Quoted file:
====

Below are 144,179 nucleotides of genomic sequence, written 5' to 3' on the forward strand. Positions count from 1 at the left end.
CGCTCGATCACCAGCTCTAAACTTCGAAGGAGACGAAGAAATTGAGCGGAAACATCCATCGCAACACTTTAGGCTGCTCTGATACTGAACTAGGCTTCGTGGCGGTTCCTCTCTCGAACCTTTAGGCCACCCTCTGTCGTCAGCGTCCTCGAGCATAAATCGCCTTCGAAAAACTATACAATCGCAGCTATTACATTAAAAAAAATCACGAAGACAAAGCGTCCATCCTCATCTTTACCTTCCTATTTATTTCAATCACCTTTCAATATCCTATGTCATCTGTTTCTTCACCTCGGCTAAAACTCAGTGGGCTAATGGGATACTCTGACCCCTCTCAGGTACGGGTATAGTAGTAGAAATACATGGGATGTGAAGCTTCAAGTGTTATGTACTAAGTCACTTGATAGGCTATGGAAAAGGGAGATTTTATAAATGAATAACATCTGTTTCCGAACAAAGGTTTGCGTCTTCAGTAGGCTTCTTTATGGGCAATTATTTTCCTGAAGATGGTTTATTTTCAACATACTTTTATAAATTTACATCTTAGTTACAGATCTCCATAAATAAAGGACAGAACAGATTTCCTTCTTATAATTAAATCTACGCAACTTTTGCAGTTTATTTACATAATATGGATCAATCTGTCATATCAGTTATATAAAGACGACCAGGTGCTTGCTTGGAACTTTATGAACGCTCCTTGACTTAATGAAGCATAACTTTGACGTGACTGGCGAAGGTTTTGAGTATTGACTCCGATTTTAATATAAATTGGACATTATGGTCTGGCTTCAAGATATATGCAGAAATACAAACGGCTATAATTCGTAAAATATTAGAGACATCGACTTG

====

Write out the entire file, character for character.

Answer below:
Below are 144,179 nucleotides of genomic sequence, written 5' to 3' on the forward strand. Positions count from 1 at the left end.
CGCTCGATCACCAGCTCTAAACTTCGAAGGAGACGAAGAAATTGAGCGGAAACATCCATCGCAACACTTTAGGCTGCTCTGATACTGAACTAGGCTTCGTGGCGGTTCCTCTCTCGAACCTTTAGGCCACCCTCTGTCGTCAGCGTCCTCGAGCATAAATCGCCTTCGAAAAACTATACAATCGCAGCTATTACATTAAAAAAAATCACGAAGACAAAGCGTCCATCCTCATCTTTACCTTCCTATTTATTTCAATCACCTTTCAATATCCTATGTCATCTGTTTCTTCACCTCGGCTAAAACTCAGTGGGCTAATGGGATACTCTGACCCCTCTCAGGTACGGGTATAGTAGTAGAAATACATGGGATGTGAAGCTTCAAGTGTTATGTACTAAGTCACTTGATAGGCTATGGAAAAGGGAGATTTTATAAATGAATAACATCTGTTTCCGAACAAAGGTTTGCGTCTTCAGTAGGCTTCTTTATGGGCAATTATTTTCCTGAAGATGGTTTATTTTCAACATACTTTTATAAATTTACATCTTAGTTACAGATCTCCATAAATAAAGGACAGAACAGATTTCCTTCTTATAATTAAATCTACGCAACTTTTGCAGTTTATTTACATAATATGGATCAATCTGTCATATCAGTTATATAAAGACGACCAGGTGCTTGCTTGGAACTTTATGAACGCTCCTTGACTTAATGAAGCATAACTTTGACGTGACTGGCGAAGGTTTTGAGTATTGACTCCGATTTTAATATAAATTGGACATTATGGTCTGGCTTCAAGATATATGCAGAAATACAAACGGCTATAATTCGTAAAATATTAGAGACATCGACTTG